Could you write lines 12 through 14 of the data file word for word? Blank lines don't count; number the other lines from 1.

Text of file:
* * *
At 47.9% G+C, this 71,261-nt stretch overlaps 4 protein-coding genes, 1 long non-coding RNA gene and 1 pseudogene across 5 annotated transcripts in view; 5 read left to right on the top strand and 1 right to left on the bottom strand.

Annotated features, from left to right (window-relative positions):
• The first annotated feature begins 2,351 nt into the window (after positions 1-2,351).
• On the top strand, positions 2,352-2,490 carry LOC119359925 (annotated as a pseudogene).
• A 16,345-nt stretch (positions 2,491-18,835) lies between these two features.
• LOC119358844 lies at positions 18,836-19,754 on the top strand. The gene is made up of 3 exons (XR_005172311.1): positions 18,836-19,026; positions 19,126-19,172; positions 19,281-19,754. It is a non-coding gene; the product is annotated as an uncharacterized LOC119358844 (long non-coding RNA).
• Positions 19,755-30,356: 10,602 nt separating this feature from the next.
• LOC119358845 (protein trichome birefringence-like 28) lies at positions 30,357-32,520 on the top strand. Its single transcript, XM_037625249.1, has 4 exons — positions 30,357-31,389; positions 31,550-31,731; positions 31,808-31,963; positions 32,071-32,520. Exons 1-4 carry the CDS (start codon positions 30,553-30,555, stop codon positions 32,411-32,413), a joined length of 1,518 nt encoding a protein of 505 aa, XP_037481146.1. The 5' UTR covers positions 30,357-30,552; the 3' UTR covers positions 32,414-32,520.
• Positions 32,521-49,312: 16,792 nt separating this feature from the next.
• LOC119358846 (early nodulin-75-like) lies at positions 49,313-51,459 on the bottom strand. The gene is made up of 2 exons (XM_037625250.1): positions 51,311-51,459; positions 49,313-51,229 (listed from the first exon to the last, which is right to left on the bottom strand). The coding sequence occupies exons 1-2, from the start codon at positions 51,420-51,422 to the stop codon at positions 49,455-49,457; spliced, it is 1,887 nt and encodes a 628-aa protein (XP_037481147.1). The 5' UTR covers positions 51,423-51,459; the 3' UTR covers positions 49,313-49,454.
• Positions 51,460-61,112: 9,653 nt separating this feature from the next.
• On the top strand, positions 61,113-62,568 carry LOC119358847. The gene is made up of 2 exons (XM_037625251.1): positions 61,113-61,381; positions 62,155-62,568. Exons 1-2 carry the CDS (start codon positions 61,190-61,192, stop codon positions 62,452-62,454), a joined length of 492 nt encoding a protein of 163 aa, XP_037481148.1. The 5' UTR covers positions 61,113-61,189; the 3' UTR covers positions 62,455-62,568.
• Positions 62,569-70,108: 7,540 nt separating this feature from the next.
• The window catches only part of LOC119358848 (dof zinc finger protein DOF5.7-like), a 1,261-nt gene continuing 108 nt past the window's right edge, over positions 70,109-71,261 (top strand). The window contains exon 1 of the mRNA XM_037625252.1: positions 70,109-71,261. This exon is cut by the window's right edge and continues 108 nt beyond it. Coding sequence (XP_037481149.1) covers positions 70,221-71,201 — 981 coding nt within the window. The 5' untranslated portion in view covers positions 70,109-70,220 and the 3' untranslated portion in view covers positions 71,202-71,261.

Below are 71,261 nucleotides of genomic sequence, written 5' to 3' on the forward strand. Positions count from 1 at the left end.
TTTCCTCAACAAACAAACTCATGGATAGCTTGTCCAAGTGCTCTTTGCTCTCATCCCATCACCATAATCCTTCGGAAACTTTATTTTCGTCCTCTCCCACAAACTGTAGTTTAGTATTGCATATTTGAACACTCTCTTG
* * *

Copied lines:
• On the top strand, positions 61,113-62,568 carry LOC119358847. The gene is made up of 2 exons (XM_037625251.1): positions 61,113-61,381; positions 62,155-62,568. Exons 1-2 carry the CDS (start codon positions 61,190-61,192, stop codon positions 62,452-62,454), a joined length of 492 nt encoding a protein of 163 aa, XP_037481148.1. The 5' UTR covers positions 61,113-61,189; the 3' UTR covers positions 62,455-62,568.
• Positions 62,569-70,108: 7,540 nt separating this feature from the next.
• The window catches only part of LOC119358848 (dof zinc finger protein DOF5.7-like), a 1,261-nt gene continuing 108 nt past the window's right edge, over positions 70,109-71,261 (top strand). The window contains exon 1 of the mRNA XM_037625252.1: positions 70,109-71,261. This exon is cut by the window's right edge and continues 108 nt beyond it. Coding sequence (XP_037481149.1) covers positions 70,221-71,201 — 981 coding nt within the window. The 5' untranslated portion in view covers positions 70,109-70,220 and the 3' untranslated portion in view covers positions 71,202-71,261.